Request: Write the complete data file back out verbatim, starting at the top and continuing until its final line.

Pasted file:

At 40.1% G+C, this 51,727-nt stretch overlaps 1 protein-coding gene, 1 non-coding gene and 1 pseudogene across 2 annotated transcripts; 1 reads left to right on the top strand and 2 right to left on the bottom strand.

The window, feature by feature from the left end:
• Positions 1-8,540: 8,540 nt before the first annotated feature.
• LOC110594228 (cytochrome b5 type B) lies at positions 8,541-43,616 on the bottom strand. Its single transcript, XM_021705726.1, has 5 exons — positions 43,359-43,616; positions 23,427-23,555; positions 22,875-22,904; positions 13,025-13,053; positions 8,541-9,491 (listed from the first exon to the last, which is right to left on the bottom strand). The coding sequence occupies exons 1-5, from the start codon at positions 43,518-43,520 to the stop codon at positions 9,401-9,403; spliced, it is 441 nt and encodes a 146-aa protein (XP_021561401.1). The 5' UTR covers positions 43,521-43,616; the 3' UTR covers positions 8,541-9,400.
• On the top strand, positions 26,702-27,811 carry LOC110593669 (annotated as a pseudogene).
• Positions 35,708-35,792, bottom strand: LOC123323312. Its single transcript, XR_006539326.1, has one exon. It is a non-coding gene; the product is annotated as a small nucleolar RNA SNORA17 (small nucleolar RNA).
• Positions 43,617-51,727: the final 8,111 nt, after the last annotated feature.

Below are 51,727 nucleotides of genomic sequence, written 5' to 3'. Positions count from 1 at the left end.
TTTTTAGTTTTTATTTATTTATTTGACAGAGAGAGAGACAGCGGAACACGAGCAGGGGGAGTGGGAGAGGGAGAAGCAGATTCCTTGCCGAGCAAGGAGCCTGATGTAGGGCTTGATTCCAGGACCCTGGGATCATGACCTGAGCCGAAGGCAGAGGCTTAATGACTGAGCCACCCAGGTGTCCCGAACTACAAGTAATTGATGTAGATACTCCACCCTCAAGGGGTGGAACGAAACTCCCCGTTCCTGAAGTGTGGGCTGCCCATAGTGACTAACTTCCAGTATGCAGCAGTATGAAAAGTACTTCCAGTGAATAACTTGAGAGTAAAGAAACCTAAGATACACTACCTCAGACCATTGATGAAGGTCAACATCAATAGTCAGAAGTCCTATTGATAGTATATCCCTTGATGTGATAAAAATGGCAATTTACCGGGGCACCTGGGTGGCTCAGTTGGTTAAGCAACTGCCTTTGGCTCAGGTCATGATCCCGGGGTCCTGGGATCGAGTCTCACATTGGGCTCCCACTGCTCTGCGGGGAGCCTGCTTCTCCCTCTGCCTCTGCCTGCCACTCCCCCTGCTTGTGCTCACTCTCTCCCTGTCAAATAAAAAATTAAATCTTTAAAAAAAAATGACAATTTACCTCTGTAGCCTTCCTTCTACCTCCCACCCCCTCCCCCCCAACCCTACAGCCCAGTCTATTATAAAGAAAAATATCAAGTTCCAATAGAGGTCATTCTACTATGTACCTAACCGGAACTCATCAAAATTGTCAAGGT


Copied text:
At 40.1% G+C, this 51,727-nt stretch overlaps 1 protein-coding gene, 1 non-coding gene and 1 pseudogene across 2 annotated transcripts; 1 reads left to right on the top strand and 2 right to left on the bottom strand.

The window, feature by feature from the left end:
• Positions 1-8,540: 8,540 nt before the first annotated feature.
• LOC110594228 (cytochrome b5 type B) lies at positions 8,541-43,616 on the bottom strand. Its single transcript, XM_021705726.1, has 5 exons — positions 43,359-43,616; positions 23,427-23,555; positions 22,875-22,904; positions 13,025-13,053; positions 8,541-9,491 (listed from the first exon to the last, which is right to left on the bottom strand). The coding sequence occupies exons 1-5, from the start codon at positions 43,518-43,520 to the stop codon at positions 9,401-9,403; spliced, it is 441 nt and encodes a 146-aa protein (XP_021561401.1). The 5' UTR covers positions 43,521-43,616; the 3' UTR covers positions 8,541-9,400.
• On the top strand, positions 26,702-27,811 carry LOC110593669 (annotated as a pseudogene).
• Positions 35,708-35,792, bottom strand: LOC123323312. Its single transcript, XR_006539326.1, has one exon. It is a non-coding gene; the product is annotated as a small nucleolar RNA SNORA17 (small nucleolar RNA).
• Positions 43,617-51,727: the final 8,111 nt, after the last annotated feature.

Below are 51,727 nucleotides of genomic sequence, written 5' to 3'. Positions count from 1 at the left end.
TTTTTAGTTTTTATTTATTTATTTGACAGAGAGAGAGACAGCGGAACACGAGCAGGGGGAGTGGGAGAGGGAGAAGCAGATTCCTTGCCGAGCAAGGAGCCTGATGTAGGGCTTGATTCCAGGACCCTGGGATCATGACCTGAGCCGAAGGCAGAGGCTTAATGACTGAGCCACCCAGGTGTCCCGAACTACAAGTAATTGATGTAGATACTCCACCCTCAAGGGGTGGAACGAAACTCCCCGTTCCTGAAGTGTGGGCTGCCCATAGTGACTAACTTCCAGTATGCAGCAGTATGAAAAGTACTTCCAGTGAATAACTTGAGAGTAAAGAAACCTAAGATACACTACCTCAGACCATTGATGAAGGTCAACATCAATAGTCAGAAGTCCTATTGATAGTATATCCCTTGATGTGATAAAAATGGCAATTTACCGGGGCACCTGGGTGGCTCAGTTGGTTAAGCAACTGCCTTTGGCTCAGGTCATGATCCCGGGGTCCTGGGATCGAGTCTCACATTGGGCTCCCACTGCTCTGCGGGGAGCCTGCTTCTCCCTCTGCCTCTGCCTGCCACTCCCCCTGCTTGTGCTCACTCTCTCCCTGTCAAATAAAAAATTAAATCTTTAAAAAAAAATGACAATTTACCTCTGTAGCCTTCCTTCTACCTCCCACCCCCTCCCCCCCAACCCTACAGCCCAGTCTATTATAAAGAAAAATATCAAGTTCCAATAGAGGTCATTCTACTATGTACCTAACCGGAACTCATCAAAATTGTCAAGGT